Forst. a few years back my right hand developed a quarter-sized numb spot at the lower center of the palm. When it didn't go away, I went to see a specialist. They x-rayed my wrist, didn't see anything obvious. The Dr asked me if there was anything that pressed on my right wrist. After thinking, I realized that my mouse pad's wrist pad did exactly that. He told me to stop using it. Within two days after stopping, the numbness was gone.
At that point I stopped using a mouse pad altogether at home. After several months, I noticed that the mouse's laser was bleaching the finish of my desk quite badly. So, I now use a very thin, cheap mouse pad just to preserve the finish of my desk. Otherwise, the desk surface itself was superior and did not limit my movment like the mouse pad does when you go off the edge.
I thought I was the only one who oiled his mouse feet! Ah, I feel normal again! P.S. - sewing machine oil works the best... it's really 'light' and not greasy. If you have a cheap desk like I do, feel free to rub it in to the wood directly; you'll be AMAZED at how your mouse glides. Also, it usually lasts for about 6 months.
When I'm somewhere else on the laptop, I find a sheet of colored paper does the trick, no reflectivity and the optical mouse picks up the hue better then white to track with.
I don't understand, what was the Berlin Intro reference for?
I have been using a left-handed keyboard for years. I use the mouse right next to the keyboard on a 3M mousing surface and use the numeric keypad / arrows with my left hand. Works great and saves on the shoulder blade pain!
The persian rug mousepad, "Exclusive to computergear.com" (not!) is one of the line of "mouse rugs". I've had one for years, and I love it. Back when I had a mechanical mouse, it helped to keep the mouse clean. Now that I have an optical mouse it provides a consistent surface that has just enough friction for me to move the mouse smoothly. The plastic laminate that is my desk surface (at work) is too slippery for my taste.
Mouse rugs: http://mouserug.stores.yahoo.net/
My collegue is using steelseries products
From what I can tell, these are top-quality pads.
I use a trackball at the office. I do have a mouse connected for the occasions when a co-worker needs to use my machine... but the desk is my mousing surface.
At home, on the other hand, I have an OLD Everglide pad. They no longer offer the pad I have. Instead, they now offer various mats: http://everglide.com/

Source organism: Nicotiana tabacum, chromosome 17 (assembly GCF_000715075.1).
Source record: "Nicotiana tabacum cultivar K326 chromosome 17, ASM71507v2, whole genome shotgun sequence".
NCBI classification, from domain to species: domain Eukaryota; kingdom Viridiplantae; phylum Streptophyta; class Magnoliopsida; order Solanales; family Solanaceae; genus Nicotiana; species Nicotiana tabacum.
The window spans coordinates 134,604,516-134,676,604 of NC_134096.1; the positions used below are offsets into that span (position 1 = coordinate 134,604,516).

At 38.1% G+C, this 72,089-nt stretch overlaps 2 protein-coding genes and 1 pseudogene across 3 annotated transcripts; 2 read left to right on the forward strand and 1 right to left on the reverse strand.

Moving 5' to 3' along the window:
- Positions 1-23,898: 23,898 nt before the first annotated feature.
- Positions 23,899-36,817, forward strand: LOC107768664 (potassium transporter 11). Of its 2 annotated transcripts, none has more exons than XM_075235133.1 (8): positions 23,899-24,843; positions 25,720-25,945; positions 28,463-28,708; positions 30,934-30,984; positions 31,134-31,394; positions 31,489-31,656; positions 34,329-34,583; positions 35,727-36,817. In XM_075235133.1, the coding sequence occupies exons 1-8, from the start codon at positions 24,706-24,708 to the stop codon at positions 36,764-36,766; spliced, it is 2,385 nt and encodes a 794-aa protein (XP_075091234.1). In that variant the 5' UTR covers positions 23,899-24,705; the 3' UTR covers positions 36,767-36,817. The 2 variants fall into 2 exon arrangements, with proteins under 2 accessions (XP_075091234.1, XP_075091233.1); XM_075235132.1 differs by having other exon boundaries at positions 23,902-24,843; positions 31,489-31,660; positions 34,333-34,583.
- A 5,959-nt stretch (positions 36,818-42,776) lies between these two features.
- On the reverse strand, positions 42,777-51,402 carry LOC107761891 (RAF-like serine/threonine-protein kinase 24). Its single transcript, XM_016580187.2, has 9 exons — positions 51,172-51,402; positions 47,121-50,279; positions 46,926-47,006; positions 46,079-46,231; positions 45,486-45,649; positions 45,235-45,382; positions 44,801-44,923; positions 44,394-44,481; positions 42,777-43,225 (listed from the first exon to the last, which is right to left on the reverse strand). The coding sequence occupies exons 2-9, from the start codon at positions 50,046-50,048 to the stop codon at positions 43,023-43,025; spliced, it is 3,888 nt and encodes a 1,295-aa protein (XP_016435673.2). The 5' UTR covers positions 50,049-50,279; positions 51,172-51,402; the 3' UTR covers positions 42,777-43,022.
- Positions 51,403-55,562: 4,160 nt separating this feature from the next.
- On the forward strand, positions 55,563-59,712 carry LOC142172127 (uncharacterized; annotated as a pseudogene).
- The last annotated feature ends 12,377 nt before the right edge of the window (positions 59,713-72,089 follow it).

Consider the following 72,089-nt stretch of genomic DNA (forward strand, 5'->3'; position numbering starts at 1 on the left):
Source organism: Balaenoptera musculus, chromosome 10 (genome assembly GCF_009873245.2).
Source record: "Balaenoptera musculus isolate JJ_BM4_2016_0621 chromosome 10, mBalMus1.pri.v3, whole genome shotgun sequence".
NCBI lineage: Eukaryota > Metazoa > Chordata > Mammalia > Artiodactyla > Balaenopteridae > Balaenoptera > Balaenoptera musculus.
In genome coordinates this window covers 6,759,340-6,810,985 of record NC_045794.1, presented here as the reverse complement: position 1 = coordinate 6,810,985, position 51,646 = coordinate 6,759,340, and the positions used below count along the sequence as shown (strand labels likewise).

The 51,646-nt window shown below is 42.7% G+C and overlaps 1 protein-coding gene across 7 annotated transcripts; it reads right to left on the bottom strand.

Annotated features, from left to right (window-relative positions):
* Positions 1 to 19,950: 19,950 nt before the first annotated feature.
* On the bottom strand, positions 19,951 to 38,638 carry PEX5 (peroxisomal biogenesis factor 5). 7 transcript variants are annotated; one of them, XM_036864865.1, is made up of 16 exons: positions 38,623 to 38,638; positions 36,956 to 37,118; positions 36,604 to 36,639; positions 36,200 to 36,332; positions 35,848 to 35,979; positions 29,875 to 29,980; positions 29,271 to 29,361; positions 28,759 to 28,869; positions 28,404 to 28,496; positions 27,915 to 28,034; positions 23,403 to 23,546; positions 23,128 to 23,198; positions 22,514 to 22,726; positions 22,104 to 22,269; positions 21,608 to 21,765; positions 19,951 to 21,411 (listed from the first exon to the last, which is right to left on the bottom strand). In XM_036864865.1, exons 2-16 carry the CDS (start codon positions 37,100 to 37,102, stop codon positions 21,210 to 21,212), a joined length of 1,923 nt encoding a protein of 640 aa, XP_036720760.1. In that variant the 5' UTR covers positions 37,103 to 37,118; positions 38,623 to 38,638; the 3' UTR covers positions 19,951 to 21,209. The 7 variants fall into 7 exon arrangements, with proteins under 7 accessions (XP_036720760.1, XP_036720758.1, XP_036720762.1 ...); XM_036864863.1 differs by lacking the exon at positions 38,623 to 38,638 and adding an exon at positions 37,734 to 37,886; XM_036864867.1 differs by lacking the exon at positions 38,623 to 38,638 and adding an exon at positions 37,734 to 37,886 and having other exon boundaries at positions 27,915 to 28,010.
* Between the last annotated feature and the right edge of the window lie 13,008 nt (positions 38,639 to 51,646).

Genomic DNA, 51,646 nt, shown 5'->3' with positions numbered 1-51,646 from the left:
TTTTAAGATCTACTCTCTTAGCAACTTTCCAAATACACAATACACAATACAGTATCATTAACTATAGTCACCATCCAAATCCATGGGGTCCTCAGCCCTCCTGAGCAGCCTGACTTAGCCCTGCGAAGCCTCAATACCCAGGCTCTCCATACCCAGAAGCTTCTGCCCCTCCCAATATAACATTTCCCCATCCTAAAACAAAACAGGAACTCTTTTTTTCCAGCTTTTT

I also have a gel wrist rest that came free with an old pad. It's lasted for years and is very comfortable. It was just some off-brand package I picked up at a gaming store on sale.
Sadly, I may need to look into a new mousing surface soon. My old Everglide pad, which is a large slab of textured plastic, is being worn smooth to the point where the mouse sometimes misses movement.
My only requirement is that my mouse surface be low enough. It hurts my wrist to reach up to the mouse, so I use an extra-large keyboard tray and set the height so it's right on top of my legs. The surface is sort of pebbly so I use a smooth mouse pad, but other than that I have no preference.
For a long time, I used a Mighty Mouse with a random Dell mousepad.
It would occasionally randomly jump to the upper-right corner of the screen, and other people online also reported this. I suspected the strange hexagonal pattern on the pad was, in some obscure condition, confusing the heck out of the mouse.
So I realized I had an old Sun optical mouse pad, from the days when optical mice needed a special magical pad (http://www.sunshack.org/data/sunpix/type4_mouse.jpg) to work, and put that under the mouse instead.
Now it works perfectly at all times. Plus the old Sun pads are super-smooth and really cool lookin'.
(Some people, like my coworkers, swear by gel wristpads. I swear *at* them.)
I've been reading this blog for a while and i'm happy to see i'm not the only one with a Jerker desk ;) And it's true that the wood starts having permanent glitches after a few weeks mousing on it.
Unfortunately, mousepads are ofter really ugly!
The best mousemat is...
...a white A4 envelope, placed in "portait" arrangement.
I wedge the top edge under my second monitor stand (but if you can't do that, tape the edge down carefully). It seems to give a really nice glide to the mouse, doesn't have raised edges to keep brushing your wrist on, and at 10p a pop, is disposable, and so always clean.
I use a $15 optical mouse in combination with the heavily-padded arm of my Lazy Boy, or sometimes just the leg of my jeans.
The SURFACE1030 is the best thing to ever happen to me. I've had it for 6 years now.
ThaNerd, as much as I love the Jerker, calling it "wood" is more than a little generous. Laminate surface, perhaps.. :)
I was so depressed when Ikea discontinued the Jerker. It is such a great computer desk; as far as I can tell it might have been the *perfect* one:
There are some great suggestions for mousepads in the post and the comments; surely one of those works for you?
Brazil is a brilliant movie. Mousepads are useless.
Your point is not lost on me. At some level, mousepads are as useful as ducts in thousands of designer colors. That's the intention of the Brazil reference, if it wasn't entirely clear.